At least 87,000 Rohingyas fled Myanmar in the wake of the violence.

Lee has been banned by Myanmar government for her strong voices against human rights abuses.

A few months later, Myanmar refused entry to members of a UN investigation focusing on allegations of killings, rapes, and tortures by security forces against the Rohingyas.

Keeping the eyes of the world away, Myanmar military continued its brutalities.

The intensified atrocities perpetrated by the Myanmar military against the Rohingyas since August has already been labelled by UN and right bodies as “text book example of ethnic cleansing” and genocide and crimes against humanity. Over 6.5 lakh Rohingyas have fled to Bangladesh since then.

According to Doctors Without Borders at least 6,700 Rohingya were killed in attacks during the first month of the military crackdown.

Rights bodies presented evidence in piles, about the burning of Rohingya villages, raping of women, and indiscriminate murder of the Rohingyas.   

DEMAND FOR JUSTICE LOUDER

In September, an international people’s tribunal in Malaysia held Myanmar guilty of “genocide” against the Rohingyas and said the “systematic targeting of civilians” and other acts committed by the Myanmar army qualified as war crimes.

The seven-member bench of Permanent People’s Tribunal, holding proceedings on alleged atrocities and state crimes against the Rohingya, Kachin and other ethnic minority groups in Myanmar, said the Myanmar army was committing the crime in the “context of official duties”.

“On the strength of the evidence presented, the tribunal reached the consensus ruling that the State of Myanmar has the intent to commit genocide against the Kachin people and the other Muslim groups,” read the judgement delivered in a court-like setting at the University of Malaya’s Faculty of Law.

New York-based Human Rights Watch on November 3 urged the UN Security Council to refer Myanmar to the International Criminal Court because of its failure to investigate massive atrocities perpetrated against the Rohingyas.

The European Parliament recently urged its member states to adopt disciplinary sanctions against the perpetrators of violence and “human rights abuses” in Myanmar.

The UN High Commissioner for Human Rights Zeid Ra’ad al-Hussein said he would not be surprised if a court one day ruled that acts of genocide had been committed against the Rohingyas in Myanmar.

In a recent interview with the BBC, he said that attacks on the Rohingyas had been “well thought out and planned” and he had asked Myanmar’s leader Aung San Suu Kyi to do more to stop the military action.

Zeid called the campaign “a textbook example of ethnic cleansing”.

During her visit last month, Pramila Patten, UN special representative of the secretary general, promised to put the guilty soldiers in the dock of the International Criminal Court at The Hague.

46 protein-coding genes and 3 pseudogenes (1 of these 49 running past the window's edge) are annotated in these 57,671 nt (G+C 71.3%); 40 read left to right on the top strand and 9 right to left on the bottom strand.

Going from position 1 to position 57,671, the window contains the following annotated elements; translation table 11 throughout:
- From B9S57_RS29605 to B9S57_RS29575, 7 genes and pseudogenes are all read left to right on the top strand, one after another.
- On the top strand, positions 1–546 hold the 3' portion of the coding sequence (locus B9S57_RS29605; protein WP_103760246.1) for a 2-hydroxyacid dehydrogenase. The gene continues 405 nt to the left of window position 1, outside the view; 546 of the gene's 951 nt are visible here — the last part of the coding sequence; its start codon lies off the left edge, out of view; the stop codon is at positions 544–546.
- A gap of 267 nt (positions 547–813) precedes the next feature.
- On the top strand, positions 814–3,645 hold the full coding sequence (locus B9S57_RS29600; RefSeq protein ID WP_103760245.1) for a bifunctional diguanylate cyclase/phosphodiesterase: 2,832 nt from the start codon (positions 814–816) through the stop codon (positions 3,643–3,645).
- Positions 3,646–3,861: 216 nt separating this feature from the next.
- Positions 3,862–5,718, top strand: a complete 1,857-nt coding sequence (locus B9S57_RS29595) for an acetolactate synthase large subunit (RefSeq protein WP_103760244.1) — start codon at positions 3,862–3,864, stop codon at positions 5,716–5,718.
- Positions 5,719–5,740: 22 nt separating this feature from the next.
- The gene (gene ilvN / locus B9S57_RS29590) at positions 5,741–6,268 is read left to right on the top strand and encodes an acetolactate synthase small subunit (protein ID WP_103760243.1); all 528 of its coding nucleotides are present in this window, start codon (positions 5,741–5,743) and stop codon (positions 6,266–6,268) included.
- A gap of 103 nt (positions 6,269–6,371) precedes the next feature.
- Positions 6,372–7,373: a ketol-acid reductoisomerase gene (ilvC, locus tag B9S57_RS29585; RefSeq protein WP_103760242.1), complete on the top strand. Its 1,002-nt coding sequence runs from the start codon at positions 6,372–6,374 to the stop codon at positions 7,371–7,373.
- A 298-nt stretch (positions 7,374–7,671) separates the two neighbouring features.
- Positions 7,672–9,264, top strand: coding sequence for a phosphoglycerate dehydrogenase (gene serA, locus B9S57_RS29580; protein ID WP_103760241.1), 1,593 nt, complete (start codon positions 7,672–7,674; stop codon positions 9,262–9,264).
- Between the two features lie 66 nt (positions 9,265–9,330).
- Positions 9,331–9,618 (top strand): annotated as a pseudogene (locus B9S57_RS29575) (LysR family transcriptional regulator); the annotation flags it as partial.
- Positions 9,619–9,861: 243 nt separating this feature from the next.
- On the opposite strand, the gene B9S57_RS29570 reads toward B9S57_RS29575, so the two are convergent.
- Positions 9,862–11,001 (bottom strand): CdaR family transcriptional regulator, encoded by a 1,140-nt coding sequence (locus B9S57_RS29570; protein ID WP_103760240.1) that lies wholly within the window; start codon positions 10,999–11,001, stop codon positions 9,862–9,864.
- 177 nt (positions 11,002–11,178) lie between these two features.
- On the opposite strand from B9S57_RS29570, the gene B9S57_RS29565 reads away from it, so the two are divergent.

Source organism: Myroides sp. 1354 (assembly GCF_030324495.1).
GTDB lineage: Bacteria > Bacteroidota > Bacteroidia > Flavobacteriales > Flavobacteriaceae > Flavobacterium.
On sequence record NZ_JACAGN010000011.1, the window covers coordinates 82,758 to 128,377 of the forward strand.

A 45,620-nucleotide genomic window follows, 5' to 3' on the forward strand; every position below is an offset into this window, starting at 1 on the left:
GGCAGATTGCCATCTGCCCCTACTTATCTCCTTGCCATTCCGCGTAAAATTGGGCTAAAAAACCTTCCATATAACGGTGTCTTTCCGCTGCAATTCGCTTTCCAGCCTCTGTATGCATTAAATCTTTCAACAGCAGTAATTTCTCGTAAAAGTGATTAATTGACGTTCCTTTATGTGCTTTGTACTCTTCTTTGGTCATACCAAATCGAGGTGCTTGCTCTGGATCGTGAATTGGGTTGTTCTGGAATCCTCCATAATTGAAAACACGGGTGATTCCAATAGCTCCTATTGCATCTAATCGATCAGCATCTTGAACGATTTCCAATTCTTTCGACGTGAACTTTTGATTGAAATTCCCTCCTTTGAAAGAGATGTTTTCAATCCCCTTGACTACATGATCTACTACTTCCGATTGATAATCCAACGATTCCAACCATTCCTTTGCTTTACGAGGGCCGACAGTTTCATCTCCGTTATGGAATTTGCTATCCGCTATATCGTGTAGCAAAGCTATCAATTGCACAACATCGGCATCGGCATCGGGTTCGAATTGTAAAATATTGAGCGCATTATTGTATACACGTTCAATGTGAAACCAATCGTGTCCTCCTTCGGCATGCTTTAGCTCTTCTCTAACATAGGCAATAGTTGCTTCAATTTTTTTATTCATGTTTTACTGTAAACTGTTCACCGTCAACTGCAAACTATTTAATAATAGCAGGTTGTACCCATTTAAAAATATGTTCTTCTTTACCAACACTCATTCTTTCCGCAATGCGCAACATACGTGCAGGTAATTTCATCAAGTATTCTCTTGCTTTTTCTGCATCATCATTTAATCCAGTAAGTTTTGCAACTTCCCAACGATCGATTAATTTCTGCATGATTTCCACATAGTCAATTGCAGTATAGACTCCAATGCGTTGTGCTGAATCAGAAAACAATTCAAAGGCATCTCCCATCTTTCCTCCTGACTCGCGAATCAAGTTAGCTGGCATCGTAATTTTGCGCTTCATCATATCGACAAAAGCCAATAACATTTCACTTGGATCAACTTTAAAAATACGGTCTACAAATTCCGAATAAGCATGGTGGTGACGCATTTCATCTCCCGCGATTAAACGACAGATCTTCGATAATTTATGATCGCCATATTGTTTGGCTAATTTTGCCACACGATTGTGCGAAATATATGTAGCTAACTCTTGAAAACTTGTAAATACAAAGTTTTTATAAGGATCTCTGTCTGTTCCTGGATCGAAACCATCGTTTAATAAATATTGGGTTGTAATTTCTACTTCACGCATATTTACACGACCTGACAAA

If the UN could do what it had done in the cases of genocides in Rwanda, Bosnia and Darfur, there could be hope.

UN’S TRACK RECORD

After its shocking failure to act on time to prevent the Rwanda genocide in 1994 in which more than 800,000 Tutsi were massacred by the Hutu majority, at least two former UN chiefs and some world leaders had apologised to the Rwandans. 

The UN got the opportunity in 1998 to boast about its stance against genocide when trials were being held for the genocide perpetrators, including the then Rwanda prime minister. The first verdict was delivered in early September 1998 against a Rwanda politician.   

In a discussion on the trial of Rwanda genocide perpetrators, the UN in October 1998 hoped the legacy of the International Criminal Tribunal for Rwanda laid the foundation for a new era in international criminal justice.

The UN’s failure to act comprehensively was again seen in Bosnia. More than 8,000 Bosnian Muslims were massacred in Srebrenica in July 1995. The then UN secretary general Kofi Annan in a report in the General Assembly in 1999 concluded “the tragedy of Srebrenica will haunt our history forever”.

Yet, sentencing of Ratko Maldic, the former Bosnian Serb military commander known as the Butcher of Bosnia, to life in prison on November 22 by a UN criminal tribunal for genocide and his role at Srebrenica demonstrated the UN’s stance against the heinous crimes.

Less than 10 years after Rwanda, genocide unfolded in Darfur of Western Sudan, exposing once again the failure of UN and international community to protect civilians.

In 2005, the UN Security Council passed a resolution and referred Darfur to the International Criminal Court to investigate and prosecute serious crimes committed in Darfur.

In 2010, the international criminal court charged Sudan’s president Omar al-Bashir with three counts of genocide in Darfur.

THE HURDLES

Myanmar is not a state party to the Rome Statute establishing the International Criminal Court. Therefore, the situation in Myanmar needs to be referred to the international criminal court by the UN Security Council through a resolution, which will empower the court to investigate human rights abuses and prosecute the abusers.

But passage of such a resolution by the Security Council looks almost impossible due to China, a close supporter of Myanmar for decades for its strong economic and business interest there. 

Since 2007, China backed by Russia has killed several efforts taken by the Security Council on Myanmar with their veto power.

China’s support helped Myanmar military generals to remain above the law for decades. This impunity gave them the licence to carry out the genocide.

Time has come for China to reassess its strategy so that in future it is not branded as a partner of genocide in Myanmar.

If China supports a UN move to refer the Myanmar situation to the International Criminal Court, there will be no dearth of evidence to prosecute the alleged perpetrators. 

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TAGS: Asia, Bosnia, Migration, Politics, Rohingya crisis